The land doesn’t have a name, and neither does the ocean; it's people who do that. Narcissism and humanity walk this earth together, often sharing the same shoes. We have it all backwards. The world doesn't need us. We need the world. You can't own the world, but if you live well, the world might own you. And that's somewhat better.
I am dreaming. My Uncle Richard's ghost
Tells me of the horrors he endured in the Pacific
During World War Two. He weeps for the friends
That were lost, and for the starved American POWs
That returned to America on his ship.
He cries against my chest and I tell him that I love him.
And I do, in life he was my favorite uncle.
In life, we also had this same conversation,
Over thirty years ago, when he still lived,
And we would drink Pabst beer and talk,
Often late into the night.
"I never had a son," he tells me, looking up
Into my face with his red, watery eyes.
The alarm clock that wakes me
Sounds tinny, cheap, and far away.
The view of the earth from the moon is lovely, but we had hoped for better rooms. These are so small and dusty. Seeing the sun and the earth from your balcony on the moon is a thrill, and as I write this I am watching dust particles illuminated by the afternoon light from the window. They float in the still air of the small room like tiny planets, like tiny galaxies. My, my; isn't this universe something? And life—that's something, too.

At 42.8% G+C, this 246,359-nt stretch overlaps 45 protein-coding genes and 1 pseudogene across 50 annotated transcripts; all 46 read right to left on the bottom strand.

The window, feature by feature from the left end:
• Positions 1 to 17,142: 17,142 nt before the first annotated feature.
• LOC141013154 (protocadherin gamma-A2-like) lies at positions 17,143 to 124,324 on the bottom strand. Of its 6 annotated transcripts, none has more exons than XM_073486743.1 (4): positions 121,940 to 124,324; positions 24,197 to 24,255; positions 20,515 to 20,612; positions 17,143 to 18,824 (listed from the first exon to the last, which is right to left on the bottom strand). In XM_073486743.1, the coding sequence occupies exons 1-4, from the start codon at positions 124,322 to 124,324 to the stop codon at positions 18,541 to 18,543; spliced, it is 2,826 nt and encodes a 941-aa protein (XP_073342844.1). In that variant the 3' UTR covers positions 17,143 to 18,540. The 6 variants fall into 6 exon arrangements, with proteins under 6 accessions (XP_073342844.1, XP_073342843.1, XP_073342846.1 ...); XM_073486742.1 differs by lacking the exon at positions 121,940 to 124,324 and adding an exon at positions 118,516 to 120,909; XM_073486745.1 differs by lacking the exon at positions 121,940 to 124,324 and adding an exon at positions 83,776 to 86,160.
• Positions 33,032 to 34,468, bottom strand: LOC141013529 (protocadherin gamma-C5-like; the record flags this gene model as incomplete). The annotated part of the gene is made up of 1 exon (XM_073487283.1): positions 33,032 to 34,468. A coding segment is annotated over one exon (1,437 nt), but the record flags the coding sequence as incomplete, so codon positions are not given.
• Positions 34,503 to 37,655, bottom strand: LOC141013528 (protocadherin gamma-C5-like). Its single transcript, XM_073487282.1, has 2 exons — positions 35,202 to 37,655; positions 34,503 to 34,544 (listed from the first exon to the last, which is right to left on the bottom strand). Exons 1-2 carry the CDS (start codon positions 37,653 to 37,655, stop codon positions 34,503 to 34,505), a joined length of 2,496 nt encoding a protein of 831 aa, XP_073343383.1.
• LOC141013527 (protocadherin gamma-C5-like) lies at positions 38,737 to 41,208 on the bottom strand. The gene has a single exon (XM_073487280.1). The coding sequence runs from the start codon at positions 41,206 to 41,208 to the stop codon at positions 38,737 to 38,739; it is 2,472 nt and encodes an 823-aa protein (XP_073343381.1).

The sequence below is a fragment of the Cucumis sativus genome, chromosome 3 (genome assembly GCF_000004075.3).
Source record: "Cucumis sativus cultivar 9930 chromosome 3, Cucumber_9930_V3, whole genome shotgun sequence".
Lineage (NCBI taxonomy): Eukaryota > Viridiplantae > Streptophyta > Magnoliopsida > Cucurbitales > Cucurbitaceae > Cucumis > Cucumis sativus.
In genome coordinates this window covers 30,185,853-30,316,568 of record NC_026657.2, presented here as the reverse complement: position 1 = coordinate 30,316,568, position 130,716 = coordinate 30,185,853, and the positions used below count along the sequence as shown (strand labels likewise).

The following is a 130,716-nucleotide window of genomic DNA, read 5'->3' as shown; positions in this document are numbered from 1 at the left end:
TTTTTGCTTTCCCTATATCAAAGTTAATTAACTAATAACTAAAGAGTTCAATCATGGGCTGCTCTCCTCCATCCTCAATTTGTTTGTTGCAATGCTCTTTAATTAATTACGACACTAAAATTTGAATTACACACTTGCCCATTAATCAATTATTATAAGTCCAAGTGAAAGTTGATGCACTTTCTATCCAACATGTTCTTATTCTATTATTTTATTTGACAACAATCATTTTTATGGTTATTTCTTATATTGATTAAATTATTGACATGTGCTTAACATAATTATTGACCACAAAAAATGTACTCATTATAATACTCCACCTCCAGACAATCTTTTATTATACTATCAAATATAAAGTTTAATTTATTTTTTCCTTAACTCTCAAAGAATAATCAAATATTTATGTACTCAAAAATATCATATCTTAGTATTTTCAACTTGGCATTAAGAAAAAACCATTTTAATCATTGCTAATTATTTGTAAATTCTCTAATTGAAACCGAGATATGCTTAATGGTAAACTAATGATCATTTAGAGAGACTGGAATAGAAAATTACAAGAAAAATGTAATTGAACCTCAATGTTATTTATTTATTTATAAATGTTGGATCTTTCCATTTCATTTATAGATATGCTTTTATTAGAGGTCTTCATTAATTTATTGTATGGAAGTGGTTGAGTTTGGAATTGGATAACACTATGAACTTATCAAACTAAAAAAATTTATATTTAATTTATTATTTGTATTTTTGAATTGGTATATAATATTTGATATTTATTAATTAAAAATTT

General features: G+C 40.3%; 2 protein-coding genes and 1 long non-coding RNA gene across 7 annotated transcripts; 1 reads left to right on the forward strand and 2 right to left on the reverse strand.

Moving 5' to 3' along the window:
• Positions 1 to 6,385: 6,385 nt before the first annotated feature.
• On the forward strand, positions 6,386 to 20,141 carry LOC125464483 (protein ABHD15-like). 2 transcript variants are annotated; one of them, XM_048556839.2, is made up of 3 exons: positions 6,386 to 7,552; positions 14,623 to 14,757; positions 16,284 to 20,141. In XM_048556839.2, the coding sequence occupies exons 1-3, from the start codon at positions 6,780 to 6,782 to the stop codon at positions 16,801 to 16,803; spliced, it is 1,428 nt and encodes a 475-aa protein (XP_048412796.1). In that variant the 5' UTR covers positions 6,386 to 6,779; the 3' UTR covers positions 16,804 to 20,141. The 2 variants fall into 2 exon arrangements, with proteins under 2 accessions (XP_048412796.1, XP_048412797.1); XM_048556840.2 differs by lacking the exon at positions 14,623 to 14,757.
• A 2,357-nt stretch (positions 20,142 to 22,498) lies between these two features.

The sun never sets on the American Empire.
There is never a moment when the troops stand down.
Like the Wicked Witch and her flying monkeys
In the Wizard Of Oz, another attack is always prepared.
The Americans are always ready for the order to come down.
What could America build if all the war machinery
Was melted down? Every tank, plane, and rifle.
Every ballistic missile and helicopter.
America could build a bridge all the way to Heaven.
America could walk right up to God and pray.
"Forgive us. At last the era of war without end is over.
Forgive us, please."
You live among the green trees of the forest,
And sleep on the bare earth.
Your dreams rise up from the roots and the soil,
As a tree rises up.
You think that perhaps you will be come a tree.
Or a shrub. Or the warmth of things growing.
Your life is touched by the earth,
And by the sounds of your footsteps on the fallen leaves.
I have little to defend
And nothing to explain.
Weeks before spring,
A warm spell
Has the trees budding.
Looking inside myself,
I find that I can smile
Without willing myself
To do so.
This is my life
My little joy.
May I breathe in joy and breathe out gratitude.
May my every heartbeat be the rhythm of kindness.
—James Lee Jobe
Many thanks to James Lee Jobe for the hearty breakfast he brings to the Kitchen this Cinco de Mayo!
May you empty out all your suitcases, one by one…
(And fill them with poetry!)
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